Accurate instructions: the art of the PO
Purchase Order. Print Order. Call it what you will. But no matter what the name, it seems to be an endangered species in today's print world. Rare or not, here's why POs are important:
The beauty of a print order or purchase order (assuming it contains detailed, complete information) is that it becomes a common document that both customer and printer can refer to. This cuts down on questions, and serves as a contract from which to work. It just takes a small amount of discipline to get in the habit of creating and providing these. It can be any format you like. You can also use either our website form or download a sample Word document from our website if you prefer to complete your specs off-line and then send in your specifications.
Just keep in mind that when a job comes in and the specs don’t match the quote, once we’ve discovered the discrepancy we can’t begin until we correct the quote because it provides a blueprint for how we engineer the job, and if it changes the price we'd like to have it approved. It really helps the job to have accurate specifications from the get go!
Below are the most common items that we need to accurately price your project and understand your expectations. You should supply this information to us as an RFQ or PO, depending upon whether you need pricing or want to place an order. If you have any questions, please let us know!
Download a Word document of Holland's RFQ/PO form here.
RFQ or PO: Use the same form for RFQ and PO by checking the appropriate option and changing the dates.
Company: The name of your company or organization.
Contact: Your name and title.
Phone: Your phone number.
Email: Your Email address.
Date: The date you are submitting your request (today).
Date/Time Required: Date and time the quote (RFQ) or the project (PO) is due.
Price/Estimate: Confirm estimate number when using this as a PO.
Job Title: The name or title of the piece (i.e. "ABC Corp. Promotional Brochure"). Add your internal job number if you have one.
Prepress: Software and Platform (i.e. "Macintosh InDesign files supplied") and any special instructions (i.e. "images are critical color and need color correction and/or retouching").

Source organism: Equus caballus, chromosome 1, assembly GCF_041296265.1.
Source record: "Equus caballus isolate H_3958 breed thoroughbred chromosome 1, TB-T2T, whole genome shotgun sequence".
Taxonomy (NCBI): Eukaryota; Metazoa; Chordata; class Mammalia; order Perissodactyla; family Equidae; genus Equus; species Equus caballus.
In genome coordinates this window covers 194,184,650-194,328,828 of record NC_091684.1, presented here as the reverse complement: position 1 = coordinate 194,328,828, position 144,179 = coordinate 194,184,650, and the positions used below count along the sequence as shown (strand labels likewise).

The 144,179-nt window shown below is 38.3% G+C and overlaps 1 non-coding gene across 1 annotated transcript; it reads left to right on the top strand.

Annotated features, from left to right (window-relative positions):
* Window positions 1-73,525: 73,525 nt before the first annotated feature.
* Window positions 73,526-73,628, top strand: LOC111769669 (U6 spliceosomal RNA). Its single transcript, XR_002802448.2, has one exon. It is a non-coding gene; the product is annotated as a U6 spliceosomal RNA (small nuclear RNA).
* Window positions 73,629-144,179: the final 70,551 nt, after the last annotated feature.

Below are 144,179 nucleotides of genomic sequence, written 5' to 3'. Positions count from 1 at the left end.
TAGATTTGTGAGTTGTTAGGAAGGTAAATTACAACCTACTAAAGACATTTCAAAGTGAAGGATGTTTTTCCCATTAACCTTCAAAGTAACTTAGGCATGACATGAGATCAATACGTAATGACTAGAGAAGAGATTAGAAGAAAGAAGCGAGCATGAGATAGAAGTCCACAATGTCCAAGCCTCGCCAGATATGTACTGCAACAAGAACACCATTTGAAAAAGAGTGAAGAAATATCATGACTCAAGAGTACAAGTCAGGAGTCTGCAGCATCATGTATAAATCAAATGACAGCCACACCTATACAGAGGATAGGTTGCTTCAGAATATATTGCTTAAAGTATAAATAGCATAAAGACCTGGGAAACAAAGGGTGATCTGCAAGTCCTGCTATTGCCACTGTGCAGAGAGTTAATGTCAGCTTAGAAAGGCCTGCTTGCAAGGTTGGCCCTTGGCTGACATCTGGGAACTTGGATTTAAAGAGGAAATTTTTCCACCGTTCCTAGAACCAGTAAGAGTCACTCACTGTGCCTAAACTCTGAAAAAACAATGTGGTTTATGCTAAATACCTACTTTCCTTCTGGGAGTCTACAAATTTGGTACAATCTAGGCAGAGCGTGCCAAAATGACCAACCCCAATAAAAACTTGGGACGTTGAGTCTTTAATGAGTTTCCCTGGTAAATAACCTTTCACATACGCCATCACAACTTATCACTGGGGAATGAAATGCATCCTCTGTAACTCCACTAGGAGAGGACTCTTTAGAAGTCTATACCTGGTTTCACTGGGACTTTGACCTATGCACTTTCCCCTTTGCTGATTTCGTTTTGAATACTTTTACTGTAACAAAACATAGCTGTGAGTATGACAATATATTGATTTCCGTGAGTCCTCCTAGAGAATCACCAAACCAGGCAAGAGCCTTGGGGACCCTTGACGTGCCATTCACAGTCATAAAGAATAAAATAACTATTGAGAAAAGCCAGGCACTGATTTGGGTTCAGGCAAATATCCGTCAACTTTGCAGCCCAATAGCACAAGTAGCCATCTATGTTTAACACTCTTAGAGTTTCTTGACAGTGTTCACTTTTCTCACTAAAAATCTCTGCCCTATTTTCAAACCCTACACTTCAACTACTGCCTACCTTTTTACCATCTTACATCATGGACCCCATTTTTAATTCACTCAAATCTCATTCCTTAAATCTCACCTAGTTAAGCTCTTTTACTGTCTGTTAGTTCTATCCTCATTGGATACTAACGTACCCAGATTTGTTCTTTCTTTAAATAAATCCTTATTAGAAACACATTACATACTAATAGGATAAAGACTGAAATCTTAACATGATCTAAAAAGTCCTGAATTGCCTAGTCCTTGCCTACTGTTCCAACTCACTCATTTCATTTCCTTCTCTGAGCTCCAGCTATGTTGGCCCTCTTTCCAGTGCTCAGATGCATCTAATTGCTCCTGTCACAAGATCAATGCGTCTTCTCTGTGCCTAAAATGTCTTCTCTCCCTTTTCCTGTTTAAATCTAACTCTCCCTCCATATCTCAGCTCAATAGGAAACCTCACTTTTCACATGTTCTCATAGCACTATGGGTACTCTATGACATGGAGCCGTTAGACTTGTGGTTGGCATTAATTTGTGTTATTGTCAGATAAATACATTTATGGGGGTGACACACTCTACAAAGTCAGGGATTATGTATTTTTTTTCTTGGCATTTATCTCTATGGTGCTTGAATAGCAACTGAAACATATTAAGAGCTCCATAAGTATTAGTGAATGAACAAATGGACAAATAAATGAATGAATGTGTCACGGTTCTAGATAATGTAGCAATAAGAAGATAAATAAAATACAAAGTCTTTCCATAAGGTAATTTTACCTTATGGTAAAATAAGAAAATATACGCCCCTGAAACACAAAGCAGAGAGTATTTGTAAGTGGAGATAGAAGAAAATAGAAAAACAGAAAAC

Proofing: Type of Proof Needed; typical proofs includes PDF, hard-copy proof for color approval, and booked proofs.
Stock: Brand, weight, color and finish (i.e. "80 lb White Flo Gloss Cover"). Alternatively, just ask for recommendation and/or our house sheet.
Pages: Total pages, one sheet printed both sides is two pages (an 8.5" x 11" brochure is one sheet and two pages). Think of it as if you were numbering each page.
Colors: Indicate number of ink colors, including varnishes or aqueous coating. Specify gloss, satin or dull. If a PMS/spot color is being used, indicate the amount of coverage and the PMS numbers used.
Size: Indicate FLAT and finished size (i.e. and 11" x 17" folded in half to 8.5" x 11")
Finishing and Packaging: Indicate bindery functions needed, such as folding, stitching, drilling (indicate desired hole diameter of either 1/4" or 5/16"), shrink wrapping (indicate quantities of bundles, such as 25s).
Quantity: How many pieces do you want quoted (RFQ) or need (PO)?
Delivery: Full address and dock location if applicable.
Shipping: Freight is usually an additional charge, and sometimes cannot be estimated unless a specific timetable and destination are given up front. Indicate if you need freight charges estimated. We offer free delivery in the metro area on many items.
Notes: Indicate any unusual requests or processes. If your project is a multi-page piece with a cover on a different stock than the text stock, be sure to specify stock, pages and colors for the cover separately from the text.